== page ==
Everybody talks about cybersecurity, but does anybody spend $28 billion to do something about it?

Well, yes, the U.S. government spends about that much, according to budget watchdog group Taxpayers for Common Sense. That organization recently unveiled its cyber spending database, which breaks down in detail all unclassified government cyber spending.

“Until now, there hasn’t been an easy way to track this information,” according to the organization’s blog. “Furthermore, the fragmented nature of cybersecurity programs means there is no central authority for tracking amounts or efficiencies of spending.”

To build its database, the group pored over publicly available federal budget submissions to Congress and budget justification documents. Researchers sought to identify individual budget lines that contain programs that the government acknowledges relate to cyber spending. “In cases where budget documents were not available in a searchable format, we relied on congressional bills and reports for dollar figures. We reviewed only public documents. We did not seek out nor did we review any classified or ‘Sensitive but Unclassified’ documents,” according to the site.

At the top line, the group finds cyber spending rose from $7.5 billion in 2007 to $28 billion in 2016.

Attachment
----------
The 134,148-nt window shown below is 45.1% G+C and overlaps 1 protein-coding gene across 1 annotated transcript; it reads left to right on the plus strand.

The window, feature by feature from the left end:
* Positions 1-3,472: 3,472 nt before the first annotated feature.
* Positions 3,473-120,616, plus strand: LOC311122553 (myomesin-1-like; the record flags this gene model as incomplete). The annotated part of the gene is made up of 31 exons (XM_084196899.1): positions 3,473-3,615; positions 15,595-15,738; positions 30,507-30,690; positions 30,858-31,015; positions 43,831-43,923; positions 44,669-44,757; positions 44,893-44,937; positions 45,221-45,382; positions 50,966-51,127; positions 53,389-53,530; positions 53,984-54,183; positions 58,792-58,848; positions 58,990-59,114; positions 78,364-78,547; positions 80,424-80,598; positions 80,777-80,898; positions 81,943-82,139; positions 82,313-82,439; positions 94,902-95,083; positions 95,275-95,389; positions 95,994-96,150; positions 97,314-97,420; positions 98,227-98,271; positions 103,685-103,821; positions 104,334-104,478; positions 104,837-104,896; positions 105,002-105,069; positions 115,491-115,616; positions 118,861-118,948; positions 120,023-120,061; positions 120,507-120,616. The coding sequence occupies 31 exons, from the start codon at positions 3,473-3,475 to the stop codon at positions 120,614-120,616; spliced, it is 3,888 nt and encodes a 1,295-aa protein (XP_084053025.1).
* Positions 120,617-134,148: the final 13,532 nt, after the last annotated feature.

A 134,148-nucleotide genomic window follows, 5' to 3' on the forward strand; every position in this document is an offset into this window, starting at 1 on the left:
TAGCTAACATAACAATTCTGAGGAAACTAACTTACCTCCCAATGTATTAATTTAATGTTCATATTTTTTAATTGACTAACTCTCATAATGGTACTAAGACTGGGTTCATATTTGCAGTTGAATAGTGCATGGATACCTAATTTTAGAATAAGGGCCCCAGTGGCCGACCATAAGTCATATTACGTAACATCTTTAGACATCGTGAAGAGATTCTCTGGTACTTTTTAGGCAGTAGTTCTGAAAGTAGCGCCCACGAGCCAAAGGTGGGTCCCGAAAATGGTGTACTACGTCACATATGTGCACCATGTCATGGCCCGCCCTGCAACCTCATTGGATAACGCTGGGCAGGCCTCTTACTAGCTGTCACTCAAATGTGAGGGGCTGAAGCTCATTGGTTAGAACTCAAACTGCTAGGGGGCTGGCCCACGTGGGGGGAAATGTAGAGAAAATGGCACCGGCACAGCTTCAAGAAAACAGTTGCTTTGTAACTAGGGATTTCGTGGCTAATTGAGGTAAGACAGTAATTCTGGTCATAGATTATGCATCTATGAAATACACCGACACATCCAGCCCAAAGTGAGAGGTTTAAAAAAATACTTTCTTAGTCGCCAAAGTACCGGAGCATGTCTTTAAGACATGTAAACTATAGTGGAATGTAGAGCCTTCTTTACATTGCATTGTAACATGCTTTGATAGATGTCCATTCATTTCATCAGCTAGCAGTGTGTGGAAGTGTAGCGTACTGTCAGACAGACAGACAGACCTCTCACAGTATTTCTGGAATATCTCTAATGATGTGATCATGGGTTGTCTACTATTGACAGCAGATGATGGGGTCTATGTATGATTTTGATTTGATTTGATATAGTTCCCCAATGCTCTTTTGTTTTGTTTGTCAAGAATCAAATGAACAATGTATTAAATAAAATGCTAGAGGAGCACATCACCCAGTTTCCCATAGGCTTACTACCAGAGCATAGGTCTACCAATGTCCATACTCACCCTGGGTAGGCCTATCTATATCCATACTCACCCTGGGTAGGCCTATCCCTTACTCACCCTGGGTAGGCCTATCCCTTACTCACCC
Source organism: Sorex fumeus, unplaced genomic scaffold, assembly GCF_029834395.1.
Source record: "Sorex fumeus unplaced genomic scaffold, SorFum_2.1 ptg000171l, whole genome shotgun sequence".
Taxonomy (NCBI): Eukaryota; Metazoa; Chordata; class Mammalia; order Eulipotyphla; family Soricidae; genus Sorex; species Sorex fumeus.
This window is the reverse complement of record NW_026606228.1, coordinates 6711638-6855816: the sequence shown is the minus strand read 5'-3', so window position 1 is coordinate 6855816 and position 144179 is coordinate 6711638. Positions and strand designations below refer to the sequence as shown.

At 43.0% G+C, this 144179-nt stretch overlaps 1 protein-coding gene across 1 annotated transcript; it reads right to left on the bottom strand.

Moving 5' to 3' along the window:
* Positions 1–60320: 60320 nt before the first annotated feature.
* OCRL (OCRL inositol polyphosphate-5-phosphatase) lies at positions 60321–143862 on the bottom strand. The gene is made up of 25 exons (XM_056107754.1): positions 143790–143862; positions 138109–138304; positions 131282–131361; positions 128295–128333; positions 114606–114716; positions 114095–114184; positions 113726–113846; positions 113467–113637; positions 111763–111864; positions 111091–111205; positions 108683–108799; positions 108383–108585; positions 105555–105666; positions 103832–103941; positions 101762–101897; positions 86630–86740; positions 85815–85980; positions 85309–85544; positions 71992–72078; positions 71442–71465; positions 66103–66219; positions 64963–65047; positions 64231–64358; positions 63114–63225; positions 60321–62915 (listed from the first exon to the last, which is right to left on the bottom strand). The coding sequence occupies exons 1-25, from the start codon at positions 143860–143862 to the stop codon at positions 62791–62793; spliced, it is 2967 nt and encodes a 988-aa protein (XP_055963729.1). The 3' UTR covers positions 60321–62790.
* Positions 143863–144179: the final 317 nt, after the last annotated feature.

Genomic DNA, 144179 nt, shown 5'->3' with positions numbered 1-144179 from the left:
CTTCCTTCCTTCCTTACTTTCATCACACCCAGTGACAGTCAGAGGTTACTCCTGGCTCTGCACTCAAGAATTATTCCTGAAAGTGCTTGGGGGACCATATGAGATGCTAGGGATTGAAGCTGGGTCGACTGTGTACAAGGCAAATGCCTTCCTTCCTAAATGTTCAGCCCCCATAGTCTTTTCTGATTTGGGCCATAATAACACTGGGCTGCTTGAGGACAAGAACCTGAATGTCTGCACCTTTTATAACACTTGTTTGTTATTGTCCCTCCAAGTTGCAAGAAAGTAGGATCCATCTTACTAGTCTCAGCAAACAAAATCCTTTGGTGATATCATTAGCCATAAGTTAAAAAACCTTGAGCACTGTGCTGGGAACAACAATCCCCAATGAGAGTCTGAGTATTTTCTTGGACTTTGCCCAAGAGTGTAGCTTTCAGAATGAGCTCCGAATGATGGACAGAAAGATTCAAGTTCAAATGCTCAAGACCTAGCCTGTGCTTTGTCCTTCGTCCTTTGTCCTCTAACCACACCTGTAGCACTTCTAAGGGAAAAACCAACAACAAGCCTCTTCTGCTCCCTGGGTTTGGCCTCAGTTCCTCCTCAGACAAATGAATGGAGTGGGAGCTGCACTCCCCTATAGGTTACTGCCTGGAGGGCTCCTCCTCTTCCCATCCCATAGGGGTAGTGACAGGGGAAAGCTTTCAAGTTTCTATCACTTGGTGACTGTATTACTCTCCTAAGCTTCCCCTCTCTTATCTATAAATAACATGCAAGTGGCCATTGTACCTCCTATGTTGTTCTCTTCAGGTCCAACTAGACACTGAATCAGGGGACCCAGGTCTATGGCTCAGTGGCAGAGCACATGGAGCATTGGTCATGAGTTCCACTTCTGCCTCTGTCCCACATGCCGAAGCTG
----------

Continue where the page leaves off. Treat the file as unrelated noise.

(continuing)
That’s slightly higher than others have suggested. Market Research Media, for instance, reports cyber spending at the federal level would have to grow at 12 percent a year just to hit $22 billion in 2022. Even at that level, “the annual cybersecurity spending of the U.S. federal government is larger than entire national cybersecurity spending of the most countries in the world,” the analysts note, adding that the government sector “is under constant pressure to boost investments in cybersecurity technologies.”

Where does the money go? Visitors to the database can select an agency to get a high-level overview of the cyber budget from 2007 to 2016. A click drills down to the sub-agency level, where the top cyber costs are broken out in detail.

The Department of Interior, for instance, spent almost $209,000 on cyber in 2016, with telecommunications, hosting services and end-user services consuming the most. Homeland Security and its many component agencies by comparison spent about $1.7 million.

Absent classified spending figures, it’s hard to know how much of the federal cyber budget actually is represented here. Still, the developers of the site are calling it a needed start.

“Bottom line: We, the taxpayers, don’t really know where the federal government is spending cyber dollars, how they are being spent, why, or when,” they write. “So how are we to know what’s working, duplicative, or inefficient?”

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